Open this file and add the following properties in between the <configuration>, </configuration> tags in this file.
<configuration> <property> <name>dfs.replication</name> <value>1</value> </property> <property> <name>dfs.name.dir</name> <value>file:///home/hadoop/hadoopinfra/hdfs/namenode </value> </property> <property> <name>dfs.data.dir</name> <value>file:///home/hadoop/hadoopinfra/hdfs/datanode </value> </property> </configuration>
Note − In the above file, all the property values are user-defined and you can make changes according to your Hadoop infrastructure.
This file is used to configure yarn into Hadoop. Open the yarn-site.xml file and add the following properties in between the <configuration>, </configuration> tags in this file.
<configuration> <property> <name>yarn.nodemanager.aux-services</name> <value>mapreduce_shuffle</value> </property> </configuration>
This file is used to specify which MapReduce framework we are using. By default, Hadoop contains a template of yarn-site.xml. First of all, you need to copy the file from mapred-site.xml.template to mapred-site.xml file using the following command.
$ cp mapred-site.xml.template mapred-site.xml
Open mapred-site.xml file and add the following properties in between the <configuration>, </configuration> tags in this file.
<configuration> <property> <name>mapreduce.framework.name</name> <value>yarn</value> </property> </configuration>
Verifying Hadoop Installation
The following steps are used to verify the Hadoop installation.
Step 1: Name Node Setup
Set up the namenode using the command “hdfs namenode -format” as follows.
$ cd ~ $ hdfs namenode -format
The expected result is as follows.
10/24/14 21:30:55 INFO namenode.NameNode: STARTUP_MSG: /************************************************************ STARTUP_MSG: Starting NameNode STARTUP_MSG: host = localhost/192.168.1.11 STARTUP_MSG: args = [-format] STARTUP_MSG: version = 2.4.1 ... ... 10/24/14 21:30:56 INFO common.Storage: Storage directory /home/hadoop/hadoopinfra/hdfs/namenode has been successfully formatted. 10/24/14 21:30:56 INFO namenode.NNStorageRetentionManager: Going to retain 1 images with txid >= 0 10/24/14 21:30:56 INFO util.ExitUtil: Exiting with status 0 10/24/14 21:30:56 INFO namenode.NameNode: SHUTDOWN_MSG: /************************************************************ SHUTDOWN_MSG: Shutting down NameNode at localhost/192.168.1.11 ************************************************************/
Step 2: Verifying Hadoop dfs
The following command is used to start dfs. Executing this command will start your Hadoop file system.
The expected output is as follows −
10/24/14 21:37:56 Starting namenodes on [localhost] localhost: starting namenode, logging to /home/hadoop/hadoop- 2.4.1/logs/hadoop-hadoop-namenode-localhost.out localhost: starting datanode, logging to /home/hadoop/hadoop- 2.4.1/logs/hadoop-hadoop-datanode-localhost.out Starting secondary namenodes [0.0.0.0]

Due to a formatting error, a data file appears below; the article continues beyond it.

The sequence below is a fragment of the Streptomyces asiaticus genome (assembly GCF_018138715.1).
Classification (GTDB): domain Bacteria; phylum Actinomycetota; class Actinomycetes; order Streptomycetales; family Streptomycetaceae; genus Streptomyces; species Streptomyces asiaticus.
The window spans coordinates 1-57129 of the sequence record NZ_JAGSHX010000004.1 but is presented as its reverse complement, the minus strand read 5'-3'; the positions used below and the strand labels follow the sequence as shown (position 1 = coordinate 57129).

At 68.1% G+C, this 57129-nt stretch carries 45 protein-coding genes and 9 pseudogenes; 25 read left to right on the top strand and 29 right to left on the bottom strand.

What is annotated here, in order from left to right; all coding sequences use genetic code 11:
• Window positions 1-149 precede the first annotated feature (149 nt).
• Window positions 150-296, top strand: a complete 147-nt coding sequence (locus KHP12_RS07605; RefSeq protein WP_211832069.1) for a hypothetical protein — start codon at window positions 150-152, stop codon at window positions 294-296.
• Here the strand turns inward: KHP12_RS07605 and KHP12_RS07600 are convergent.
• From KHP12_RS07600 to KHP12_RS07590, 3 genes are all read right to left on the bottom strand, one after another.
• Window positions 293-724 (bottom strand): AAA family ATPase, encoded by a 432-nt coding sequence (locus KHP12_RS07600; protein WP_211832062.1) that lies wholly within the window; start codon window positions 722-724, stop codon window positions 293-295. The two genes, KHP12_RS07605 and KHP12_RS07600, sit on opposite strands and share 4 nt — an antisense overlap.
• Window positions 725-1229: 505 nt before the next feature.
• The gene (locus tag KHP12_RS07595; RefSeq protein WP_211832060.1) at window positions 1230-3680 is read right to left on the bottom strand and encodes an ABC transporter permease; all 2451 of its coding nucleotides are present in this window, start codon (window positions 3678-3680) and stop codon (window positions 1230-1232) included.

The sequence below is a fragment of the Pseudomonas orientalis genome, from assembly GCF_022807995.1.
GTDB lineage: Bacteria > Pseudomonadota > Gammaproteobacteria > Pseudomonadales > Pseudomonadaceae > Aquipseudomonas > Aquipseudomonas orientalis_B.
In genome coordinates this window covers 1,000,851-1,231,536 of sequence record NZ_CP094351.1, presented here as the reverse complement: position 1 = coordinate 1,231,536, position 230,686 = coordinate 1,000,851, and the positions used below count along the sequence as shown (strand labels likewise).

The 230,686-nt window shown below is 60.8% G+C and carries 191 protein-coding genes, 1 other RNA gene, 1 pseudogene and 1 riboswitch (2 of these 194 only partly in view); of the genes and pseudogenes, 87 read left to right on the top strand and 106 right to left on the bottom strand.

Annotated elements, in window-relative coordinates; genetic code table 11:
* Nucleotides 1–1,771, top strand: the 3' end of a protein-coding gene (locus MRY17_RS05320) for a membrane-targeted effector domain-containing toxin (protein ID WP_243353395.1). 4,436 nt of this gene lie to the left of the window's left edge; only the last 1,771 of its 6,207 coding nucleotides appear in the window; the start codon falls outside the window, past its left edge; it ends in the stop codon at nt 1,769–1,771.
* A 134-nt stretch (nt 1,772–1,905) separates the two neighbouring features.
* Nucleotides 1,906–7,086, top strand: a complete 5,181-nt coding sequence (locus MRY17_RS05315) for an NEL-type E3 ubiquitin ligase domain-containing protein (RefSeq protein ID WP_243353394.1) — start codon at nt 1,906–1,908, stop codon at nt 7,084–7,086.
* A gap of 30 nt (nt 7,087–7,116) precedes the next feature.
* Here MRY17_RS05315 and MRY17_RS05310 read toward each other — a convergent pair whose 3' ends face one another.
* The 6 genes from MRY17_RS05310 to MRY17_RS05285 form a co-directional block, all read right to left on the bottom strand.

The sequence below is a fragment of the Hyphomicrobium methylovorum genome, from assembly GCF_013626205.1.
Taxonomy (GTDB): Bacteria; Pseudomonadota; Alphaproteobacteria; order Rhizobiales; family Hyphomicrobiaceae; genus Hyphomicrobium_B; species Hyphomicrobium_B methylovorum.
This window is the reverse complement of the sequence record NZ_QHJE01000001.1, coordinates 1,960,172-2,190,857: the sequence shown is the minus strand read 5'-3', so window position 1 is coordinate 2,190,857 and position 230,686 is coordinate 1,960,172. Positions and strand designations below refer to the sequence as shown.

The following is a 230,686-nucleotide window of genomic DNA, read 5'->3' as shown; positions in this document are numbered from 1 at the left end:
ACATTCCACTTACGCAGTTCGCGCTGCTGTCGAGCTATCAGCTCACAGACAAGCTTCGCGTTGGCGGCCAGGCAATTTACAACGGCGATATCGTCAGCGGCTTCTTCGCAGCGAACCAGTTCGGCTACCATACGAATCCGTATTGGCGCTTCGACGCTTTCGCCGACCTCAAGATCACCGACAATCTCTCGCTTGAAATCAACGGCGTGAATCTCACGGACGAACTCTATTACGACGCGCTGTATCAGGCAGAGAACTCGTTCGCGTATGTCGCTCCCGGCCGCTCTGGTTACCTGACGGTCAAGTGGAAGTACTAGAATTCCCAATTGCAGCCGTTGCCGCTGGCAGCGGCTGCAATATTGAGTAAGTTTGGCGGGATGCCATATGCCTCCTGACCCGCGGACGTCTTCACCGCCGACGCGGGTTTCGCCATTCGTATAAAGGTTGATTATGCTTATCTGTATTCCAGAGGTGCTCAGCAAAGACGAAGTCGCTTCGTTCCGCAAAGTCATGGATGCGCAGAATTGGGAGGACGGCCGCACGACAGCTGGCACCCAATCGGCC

Step 3: Verifying Yarn Script
The following command is used to start the yarn script. Executing this command will start your yarn daemons.
The expected output is as follows −
starting yarn daemons starting resourcemanager, logging to /home/hadoop/hadoop- 2.4.1/logs/yarn-hadoop-resourcemanager-localhost.out localhost: starting node manager, logging to /home/hadoop/hadoop- 2.4.1/logs/yarn-hadoop-nodemanager-localhost.out
Step 4: Accessing Hadoop on Browser
The default port number to access Hadoop is 50070. Use the following URL to get Hadoop services on your browser.
The following image depicts a Hadoop browser.
Step 5: Verify All Applications for Cluster
The default port number to access all applications of cluster is 8088. Use the following url to visit this service.
The following image depicts the Hadoop cluster browser.
Step 3: Downloading Sqoop
We can download the latest version of Sqoop from the following link For this tutorial, we are using version 1.4.5, that is, sqoop-1.4.5.bin__hadoop-2.0.4-alpha.tar.gz.
Step 4: Installing Sqoop
The following commands are used to extract the Sqoop tar ball and move it to “/usr/lib/sqoop” directory.
$tar -xvf sqoop-1.4.4.bin__hadoop-2.0.4-alpha.tar.gz $ su password: # mv sqoop-1.4.4.bin__hadoop-2.0.4-alpha /usr/lib/sqoop #exit
Step 5: Configuring bashrc
You have to set up the Sqoop environment by appending the following lines to ~/.bashrc file −
#Sqoop export SQOOP_HOME=/usr/lib/sqoop export PATH=$PATH:$SQOOP_HOME/bin
The following command is used to execute ~/.bashrc file.
$ source ~/.bashrc
Step 6: Configuring Sqoop
To configure Sqoop with Hadoop, you need to edit the sqoop-env.sh file, which is placed in the $SQOOP_HOME/conf directory. First of all, Redirect to Sqoop config directory and copy the template file using the following command −
$ cd $SQOOP_HOME/conf $ mv sqoop-env-template.sh sqoop-env.sh
Open sqoop-env.sh and edit the following lines −
export HADOOP_COMMON_HOME=/usr/local/hadoop export HADOOP_MAPRED_HOME=/usr/local/hadoop
Step 7: Download and Configure mysql-connector-java
We can download mysql-connector-java-5.1.30.tar.gz file from the following link.
The following commands are used to extract mysql-connector-java tarball and move mysql-connector-java-5.1.30-bin.jar to /usr/lib/sqoop/lib directory.
$ tar -zxf mysql-connector-java-5.1.30.tar.gz $ su password: # cd mysql-connector-java-5.1.30 # mv mysql-connector-java-5.1.30-bin.jar /usr/lib/sqoop/lib
Step 8: Verifying Sqoop
The following command is used to verify the Sqoop version.
$ cd $SQOOP_HOME/bin $ sqoop-version
Expected output −
14/12/17 14:52:32 INFO sqoop.Sqoop: Running Sqoop version: 1.4.5 Sqoop 1.4.5 git commit id 5b34accaca7de251fc91161733f906af2eddbe83 Compiled by abe on Fri Aug 1 11:19:26 PDT 2014
Sqoop installation is complete.